Having read practically all of Michael Connelly’s books and being very much inspired by his character, Detective Harry Bosch, when writing my novel No Man’s Land, it was great to return to my roots as a journalist, sit down with him at the Wharf during the 2015 Sydney Writers’ Festival and interview him.>> Continue reading
There’s no doubt at all that the unusual elements of this thriller are what give it some of its strength. The nature of the order, and the belief system behind it, creates an interesting challenge between acceptance and fight-back. Mirrored somewhat in the surfer mindset as well. All of this makes Carter an unexpected hero type – flawed, questioning, brave with enough of the all action hero type to be believable he’s quite realistic, very believable.
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Favourite things: Roland Fishman, author, taking people back to their future
Spectrum Article by Ali Gripper
Roland Fishman’s Writer’s Studio is one of the quiet success stories of Sydney.>> Continue reading
This is a rather arty video of the No Man’s Land Book launch.
It features readings from Writers’ Studio writers from our Pathway to Publishing Course, Fred Talib, Liz Stevens and Elizabeth Farrelly.
The focus of the evening was a Q and A with Roland, Kathleen Allen and Nick Lathouris, who co-wrote Mad Max 1V Fury Road. The MC is Sean Barker. The video was made by David Everdale.>> Continue reading
“The first novel from creative writing teacher and former journalist Roland Fishman has a plot ripped straight from today’s front-page headlines. A thriller that has all the elements for success; a surfing, martial-arts proficient and taciturn hero and a beautiful sidekick with whom he still has unresolved issues …
“A Muslim extremist group based in Indonesia has plans to launch devastating attacks on Sydney on New Year’s Eve – and only one man can stop them: special operative Russell Carter, an Australian version of Lee Child’s Jack Reacher – a man of few words but much action. … Fishman sets a fierce pace over almost 400 pages with the action (and violence) seldom slowing …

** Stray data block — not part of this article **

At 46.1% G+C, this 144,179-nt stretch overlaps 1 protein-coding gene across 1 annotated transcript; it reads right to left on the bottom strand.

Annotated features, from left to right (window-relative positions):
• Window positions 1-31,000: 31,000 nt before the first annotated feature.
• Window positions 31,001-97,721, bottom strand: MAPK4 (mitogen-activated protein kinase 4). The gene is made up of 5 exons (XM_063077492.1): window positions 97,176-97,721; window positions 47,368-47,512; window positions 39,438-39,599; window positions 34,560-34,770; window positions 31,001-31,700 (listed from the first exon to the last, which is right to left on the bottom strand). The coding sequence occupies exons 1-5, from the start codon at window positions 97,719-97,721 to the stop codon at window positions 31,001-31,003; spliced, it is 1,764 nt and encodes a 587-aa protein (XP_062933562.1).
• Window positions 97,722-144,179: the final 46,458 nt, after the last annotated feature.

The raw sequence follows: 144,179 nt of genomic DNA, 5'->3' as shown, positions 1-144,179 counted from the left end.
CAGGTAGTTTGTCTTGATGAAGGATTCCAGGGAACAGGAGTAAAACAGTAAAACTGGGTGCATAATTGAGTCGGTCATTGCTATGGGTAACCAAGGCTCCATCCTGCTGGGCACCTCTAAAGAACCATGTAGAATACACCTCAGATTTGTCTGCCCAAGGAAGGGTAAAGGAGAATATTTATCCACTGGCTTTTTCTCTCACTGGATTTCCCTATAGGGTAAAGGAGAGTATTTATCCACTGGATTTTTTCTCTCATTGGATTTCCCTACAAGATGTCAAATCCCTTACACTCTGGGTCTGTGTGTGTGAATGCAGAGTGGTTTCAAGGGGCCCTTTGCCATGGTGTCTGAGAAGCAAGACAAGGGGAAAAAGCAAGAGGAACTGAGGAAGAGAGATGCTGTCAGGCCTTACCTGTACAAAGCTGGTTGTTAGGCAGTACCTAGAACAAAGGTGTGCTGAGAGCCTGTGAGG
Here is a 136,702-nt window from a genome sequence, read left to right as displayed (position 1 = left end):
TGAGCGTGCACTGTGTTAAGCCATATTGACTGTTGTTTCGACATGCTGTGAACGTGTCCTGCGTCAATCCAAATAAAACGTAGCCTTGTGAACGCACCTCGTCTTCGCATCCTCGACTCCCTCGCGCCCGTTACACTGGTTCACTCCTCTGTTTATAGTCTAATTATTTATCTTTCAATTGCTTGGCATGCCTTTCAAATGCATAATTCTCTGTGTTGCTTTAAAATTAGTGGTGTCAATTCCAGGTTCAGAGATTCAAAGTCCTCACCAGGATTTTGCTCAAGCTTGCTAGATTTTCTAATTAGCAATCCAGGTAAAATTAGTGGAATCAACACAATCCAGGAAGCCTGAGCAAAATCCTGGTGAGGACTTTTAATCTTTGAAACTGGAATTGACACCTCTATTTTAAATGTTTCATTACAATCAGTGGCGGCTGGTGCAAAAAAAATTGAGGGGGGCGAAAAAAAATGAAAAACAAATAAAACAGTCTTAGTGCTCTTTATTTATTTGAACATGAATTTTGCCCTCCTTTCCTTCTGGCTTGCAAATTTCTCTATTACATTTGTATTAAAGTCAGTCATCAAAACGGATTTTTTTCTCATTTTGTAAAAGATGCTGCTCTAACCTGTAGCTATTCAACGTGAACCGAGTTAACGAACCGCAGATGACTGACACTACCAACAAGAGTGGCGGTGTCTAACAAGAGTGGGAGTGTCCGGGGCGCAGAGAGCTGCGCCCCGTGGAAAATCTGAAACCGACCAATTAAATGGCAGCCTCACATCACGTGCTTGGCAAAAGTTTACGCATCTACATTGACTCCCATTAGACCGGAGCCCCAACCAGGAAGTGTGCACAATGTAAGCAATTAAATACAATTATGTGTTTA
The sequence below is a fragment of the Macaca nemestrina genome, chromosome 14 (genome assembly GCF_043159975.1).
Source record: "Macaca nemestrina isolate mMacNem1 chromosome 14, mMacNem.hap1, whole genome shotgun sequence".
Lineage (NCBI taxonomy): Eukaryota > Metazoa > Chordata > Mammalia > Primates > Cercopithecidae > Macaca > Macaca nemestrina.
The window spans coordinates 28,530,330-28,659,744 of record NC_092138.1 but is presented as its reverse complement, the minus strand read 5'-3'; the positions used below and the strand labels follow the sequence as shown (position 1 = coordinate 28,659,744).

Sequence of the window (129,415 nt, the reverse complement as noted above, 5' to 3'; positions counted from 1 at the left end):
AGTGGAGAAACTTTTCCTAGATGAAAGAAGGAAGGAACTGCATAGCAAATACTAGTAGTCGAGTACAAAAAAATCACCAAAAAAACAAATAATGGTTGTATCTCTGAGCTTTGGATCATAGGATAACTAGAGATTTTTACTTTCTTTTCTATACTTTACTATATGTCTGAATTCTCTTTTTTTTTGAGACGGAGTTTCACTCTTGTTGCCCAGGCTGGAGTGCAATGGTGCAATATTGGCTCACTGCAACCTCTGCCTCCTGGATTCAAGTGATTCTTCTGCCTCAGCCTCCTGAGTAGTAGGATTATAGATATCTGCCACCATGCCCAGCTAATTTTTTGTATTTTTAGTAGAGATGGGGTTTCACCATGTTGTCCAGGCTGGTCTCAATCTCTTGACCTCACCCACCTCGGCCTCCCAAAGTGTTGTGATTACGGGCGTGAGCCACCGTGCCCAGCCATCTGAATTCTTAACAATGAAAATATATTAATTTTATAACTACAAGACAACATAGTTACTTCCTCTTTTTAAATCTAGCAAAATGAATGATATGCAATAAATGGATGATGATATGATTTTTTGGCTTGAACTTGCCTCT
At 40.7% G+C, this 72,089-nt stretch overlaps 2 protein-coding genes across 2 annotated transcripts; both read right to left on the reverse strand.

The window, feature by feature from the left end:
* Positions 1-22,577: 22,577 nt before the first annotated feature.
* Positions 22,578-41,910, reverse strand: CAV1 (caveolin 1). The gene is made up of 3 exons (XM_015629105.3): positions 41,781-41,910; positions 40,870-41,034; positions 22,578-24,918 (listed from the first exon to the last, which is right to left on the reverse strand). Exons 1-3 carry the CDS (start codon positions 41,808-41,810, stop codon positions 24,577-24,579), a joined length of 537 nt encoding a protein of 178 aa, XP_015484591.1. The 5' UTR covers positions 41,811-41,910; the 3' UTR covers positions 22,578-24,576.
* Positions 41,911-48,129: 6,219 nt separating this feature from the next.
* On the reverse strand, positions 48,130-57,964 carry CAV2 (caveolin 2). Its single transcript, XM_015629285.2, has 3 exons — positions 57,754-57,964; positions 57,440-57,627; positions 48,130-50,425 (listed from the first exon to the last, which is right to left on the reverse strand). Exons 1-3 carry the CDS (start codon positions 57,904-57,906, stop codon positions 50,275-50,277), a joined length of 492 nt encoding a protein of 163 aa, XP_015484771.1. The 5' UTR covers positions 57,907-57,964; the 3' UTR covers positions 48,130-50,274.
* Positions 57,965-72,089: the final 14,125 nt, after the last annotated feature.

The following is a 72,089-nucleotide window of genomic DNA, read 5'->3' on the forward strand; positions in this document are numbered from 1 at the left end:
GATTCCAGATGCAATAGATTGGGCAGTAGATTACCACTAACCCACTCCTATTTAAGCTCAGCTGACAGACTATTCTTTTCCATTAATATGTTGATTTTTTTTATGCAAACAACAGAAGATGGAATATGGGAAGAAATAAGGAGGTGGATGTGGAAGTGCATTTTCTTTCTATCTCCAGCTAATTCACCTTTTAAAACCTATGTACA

“This is the first in a series of thrillers featuring the enigmatic and lethal Carter.”>> Continue reading
We were thrilled to see over two hundred people at the book launch for Roland Fishman’s novel, No Man’s Land a Russell Carter Thriller.
After the readings, Sean Barker, the MC for the evening, introduced a panel discussion about the process of writing No Man’s Land.
Roland opened by saying, “Thank you so much for coming tonight. After spending so many hours sitting alone in front of a computer in a darkened room with the story running round in my head, it means so much to see so many people here tonight, turning up to support the launch of No Man’s Land.”>> Continue reading
It started with a ninja…
I was six years old when I saw my first ninja on television.
The scene opened with a group of villagers eating dinner inside the walls of a poor village compound. A lone figure dressed in black from head to toe stood on a wall.
Through a slit in his hood, charcoal eyes darted left, then right. Four heavily armed bandits started running towards the compound.
I held my breath….>> Continue reading
I was thrilled that Susan Wyndham, the Literary Editor of The Sydney Morning Herald contacted me regarding the publication of No Man’s Land.
We conducted an email interview and the column that appeared in Saturday’s Sydney Morning Herald on 16th August, 2014. Below the article is a transcript of the original interview.
While it is not exactly the director’s cut of Gone with the Wind, it does contain some insights into the writing of No Man’s Land, the challenges of being a writing “teacher” and how this ties in with what we do at the Writers’ Studio.>> Continue reading
For an action adventure thriller like No Man’s Land, the biggest challenge is to avoid creating cardboard cut out villains.
Or as James Bond succinctly put it in Dr No – ‘World domination. Same old dream. Our asylums are full of people who think they’re Naploeon. Or God.’
Finding the right opponent is at the heart of creating a good story. As well-known scriptwriting consultant John Truby says, if you get the opposition right, your story will almost certainly succeed. If you get the opposition wrong, your story will almost certainly fail.>> Continue reading
Sporting achievement became my holy grail when I was eight years old. I was playing my first Rugby game for the Newport Seahorses against the Dee Why Lions.
Twenty minutes into the game, I dived on the ball over the try line and unwittingly scored a try. All my teammates rushed over to congratulate me.
I experienced my first sporting high and have been hooked on the feeling for life. I still tear up when I see young people play Rugby on Saturday or hear the national anthems before a Test match. For me, Rugby is a cross between a sweet science and brutal poetry.>> Continue reading